Trump’s Tariff Proposal Blur Partisan Lines

There are not many issues capable of blurring partisan lines in Donald Trump’s Washington as much as the issue of trade.

President Trump recently announced that he plans to impose heavy tariffs on steel and aluminum imports. This is drawn criticisms from both Republicans and business groups who warn that such a move can result in negative economic consequences for the country.

Many times the politics of trade are affected more by geography than ideology as politicians tend to reflect the values and interests of their hometowns or state industries. But in this rare case, the trade issue seems to be opening a rift between the president and members of his own party.

Ironically, the support for the president’s plan is coming almost exclusively from the Democrats.

Senator Sherrod Brown, a Democrat for the state of Ohio, remarked “good, finally,” when hearing of the president’s plans. Another Democrat, Senator Bob Casey of Pennsylvania, who in the past has called for the impeachment of President Trump was also vocal in his agreement with the president’s ideas regarding the tariffs.

Casey in a tweet expressed his wishes that the administration carries through with the plan and level the playing field for American workers.

Many in the know have suspected that this momentary alliance would happen eventually. While campaigning for office, Trump clearly announced his trade philosophies and at times sounded much like Democratic presidential hopeful Bernie Sanders.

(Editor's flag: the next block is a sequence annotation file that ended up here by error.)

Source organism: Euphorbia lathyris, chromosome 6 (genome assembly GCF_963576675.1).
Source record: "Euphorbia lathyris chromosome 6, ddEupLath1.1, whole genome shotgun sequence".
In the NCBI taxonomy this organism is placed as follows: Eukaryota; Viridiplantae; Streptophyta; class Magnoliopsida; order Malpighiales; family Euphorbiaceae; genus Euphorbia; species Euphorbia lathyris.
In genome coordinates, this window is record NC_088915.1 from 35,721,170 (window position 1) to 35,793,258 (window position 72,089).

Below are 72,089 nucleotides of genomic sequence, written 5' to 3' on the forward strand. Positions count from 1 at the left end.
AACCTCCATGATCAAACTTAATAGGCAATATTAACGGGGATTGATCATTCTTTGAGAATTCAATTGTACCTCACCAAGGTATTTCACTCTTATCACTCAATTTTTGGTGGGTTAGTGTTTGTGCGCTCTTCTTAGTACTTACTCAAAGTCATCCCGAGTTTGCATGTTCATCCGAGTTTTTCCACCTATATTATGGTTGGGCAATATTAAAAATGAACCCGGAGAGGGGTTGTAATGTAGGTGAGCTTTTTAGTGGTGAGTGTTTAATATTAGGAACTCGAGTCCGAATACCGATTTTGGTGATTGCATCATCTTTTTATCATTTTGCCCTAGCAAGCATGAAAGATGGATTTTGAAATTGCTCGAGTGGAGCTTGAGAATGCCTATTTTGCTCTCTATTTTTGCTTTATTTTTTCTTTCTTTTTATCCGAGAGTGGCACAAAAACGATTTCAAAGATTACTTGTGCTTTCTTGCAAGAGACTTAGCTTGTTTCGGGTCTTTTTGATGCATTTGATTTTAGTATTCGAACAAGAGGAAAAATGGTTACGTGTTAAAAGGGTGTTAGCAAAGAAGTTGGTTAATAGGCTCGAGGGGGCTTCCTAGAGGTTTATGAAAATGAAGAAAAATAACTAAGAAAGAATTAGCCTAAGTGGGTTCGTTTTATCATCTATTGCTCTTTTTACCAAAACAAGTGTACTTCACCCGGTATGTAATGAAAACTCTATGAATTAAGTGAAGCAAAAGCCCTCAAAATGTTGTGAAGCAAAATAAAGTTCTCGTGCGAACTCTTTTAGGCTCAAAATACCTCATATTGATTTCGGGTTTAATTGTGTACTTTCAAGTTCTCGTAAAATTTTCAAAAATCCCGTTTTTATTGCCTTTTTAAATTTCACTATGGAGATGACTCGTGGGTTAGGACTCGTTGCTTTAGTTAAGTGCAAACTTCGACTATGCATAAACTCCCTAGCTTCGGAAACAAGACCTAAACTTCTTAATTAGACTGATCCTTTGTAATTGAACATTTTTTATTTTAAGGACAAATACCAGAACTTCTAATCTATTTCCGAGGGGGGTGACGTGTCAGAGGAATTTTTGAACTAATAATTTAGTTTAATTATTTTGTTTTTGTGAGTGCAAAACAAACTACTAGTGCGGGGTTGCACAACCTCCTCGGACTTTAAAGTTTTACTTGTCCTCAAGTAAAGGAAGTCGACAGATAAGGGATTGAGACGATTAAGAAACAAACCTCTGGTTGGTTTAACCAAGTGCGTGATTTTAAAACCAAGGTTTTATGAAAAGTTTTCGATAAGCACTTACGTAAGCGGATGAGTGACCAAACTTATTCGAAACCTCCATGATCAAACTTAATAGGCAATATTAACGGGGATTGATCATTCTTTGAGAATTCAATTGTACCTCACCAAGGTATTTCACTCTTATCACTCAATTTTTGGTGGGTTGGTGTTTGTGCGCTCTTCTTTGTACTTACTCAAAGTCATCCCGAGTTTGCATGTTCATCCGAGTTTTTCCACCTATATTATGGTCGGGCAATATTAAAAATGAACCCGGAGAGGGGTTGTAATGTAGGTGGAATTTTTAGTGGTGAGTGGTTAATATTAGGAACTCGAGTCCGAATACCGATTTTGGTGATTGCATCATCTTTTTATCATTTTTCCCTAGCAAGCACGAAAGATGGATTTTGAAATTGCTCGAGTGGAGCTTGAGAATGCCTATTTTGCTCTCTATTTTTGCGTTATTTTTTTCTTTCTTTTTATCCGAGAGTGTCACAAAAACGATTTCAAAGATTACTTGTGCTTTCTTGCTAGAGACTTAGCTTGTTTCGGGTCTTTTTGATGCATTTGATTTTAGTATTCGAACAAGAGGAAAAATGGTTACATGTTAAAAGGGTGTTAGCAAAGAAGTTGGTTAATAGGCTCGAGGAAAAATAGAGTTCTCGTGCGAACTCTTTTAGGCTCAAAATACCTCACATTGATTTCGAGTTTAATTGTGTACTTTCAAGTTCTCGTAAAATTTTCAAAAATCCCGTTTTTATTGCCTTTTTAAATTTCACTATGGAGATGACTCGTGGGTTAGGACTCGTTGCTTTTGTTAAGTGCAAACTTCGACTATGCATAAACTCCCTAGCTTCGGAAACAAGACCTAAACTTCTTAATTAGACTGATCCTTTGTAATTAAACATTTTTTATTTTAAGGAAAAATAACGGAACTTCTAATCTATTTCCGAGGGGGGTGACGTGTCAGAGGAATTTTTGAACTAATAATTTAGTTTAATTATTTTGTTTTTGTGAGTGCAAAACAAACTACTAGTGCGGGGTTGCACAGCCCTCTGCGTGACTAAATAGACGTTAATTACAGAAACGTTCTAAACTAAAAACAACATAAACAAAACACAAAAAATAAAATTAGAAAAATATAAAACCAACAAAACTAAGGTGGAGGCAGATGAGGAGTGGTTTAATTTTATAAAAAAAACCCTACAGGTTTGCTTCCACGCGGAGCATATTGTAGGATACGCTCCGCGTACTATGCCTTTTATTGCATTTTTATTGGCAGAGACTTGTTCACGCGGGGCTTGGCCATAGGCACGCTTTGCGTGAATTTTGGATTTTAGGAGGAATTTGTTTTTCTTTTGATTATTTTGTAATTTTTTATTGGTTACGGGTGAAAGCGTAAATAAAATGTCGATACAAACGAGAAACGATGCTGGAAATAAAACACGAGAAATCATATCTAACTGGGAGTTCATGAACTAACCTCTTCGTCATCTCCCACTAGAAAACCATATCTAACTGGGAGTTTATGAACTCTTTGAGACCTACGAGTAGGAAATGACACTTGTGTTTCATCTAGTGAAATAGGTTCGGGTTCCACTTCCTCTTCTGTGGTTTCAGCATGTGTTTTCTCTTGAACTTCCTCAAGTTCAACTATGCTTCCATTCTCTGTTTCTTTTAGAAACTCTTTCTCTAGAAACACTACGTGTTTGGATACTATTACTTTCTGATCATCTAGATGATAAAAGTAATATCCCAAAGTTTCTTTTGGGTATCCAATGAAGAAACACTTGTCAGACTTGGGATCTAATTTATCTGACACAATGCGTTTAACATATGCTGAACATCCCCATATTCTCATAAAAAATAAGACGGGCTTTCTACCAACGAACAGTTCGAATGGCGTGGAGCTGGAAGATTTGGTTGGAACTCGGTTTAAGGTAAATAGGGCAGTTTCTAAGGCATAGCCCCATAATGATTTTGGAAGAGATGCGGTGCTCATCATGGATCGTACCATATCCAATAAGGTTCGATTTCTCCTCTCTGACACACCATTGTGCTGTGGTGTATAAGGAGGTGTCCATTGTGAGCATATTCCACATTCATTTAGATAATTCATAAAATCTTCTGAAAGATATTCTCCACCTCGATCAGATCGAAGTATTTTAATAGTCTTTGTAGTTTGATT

Trump explains that globalization has totally decimated the American middle class. And while speaking to supporters in Monessen, Pennsylvania, Trump promised to make a change to this trend.

Trump’s demonization of the trade agreements made with other countries, especially China, resonated with the working class of the country who have suffered from stagnated wages for many years.

Opponents of the president’s tariff proposals argue that industries that rely on these metals for survival will greatly suffer. The cost of many appliances, cars, and other items will rise and there will be retaliation from trade partners. Many Republicans believe that the end result of the policy would be the loss of support from the blue-collar, rural Americans that have been the greatest source of support for the president.

Tim Phillips, president of Americans For Prosperity, points out that Trump barely escaped with a victory in the states of Wisconsin and Iowa which are rural states that would suffer immensely if other countries decide to retaliate by placing retaliatory tariffs on agricultural products.

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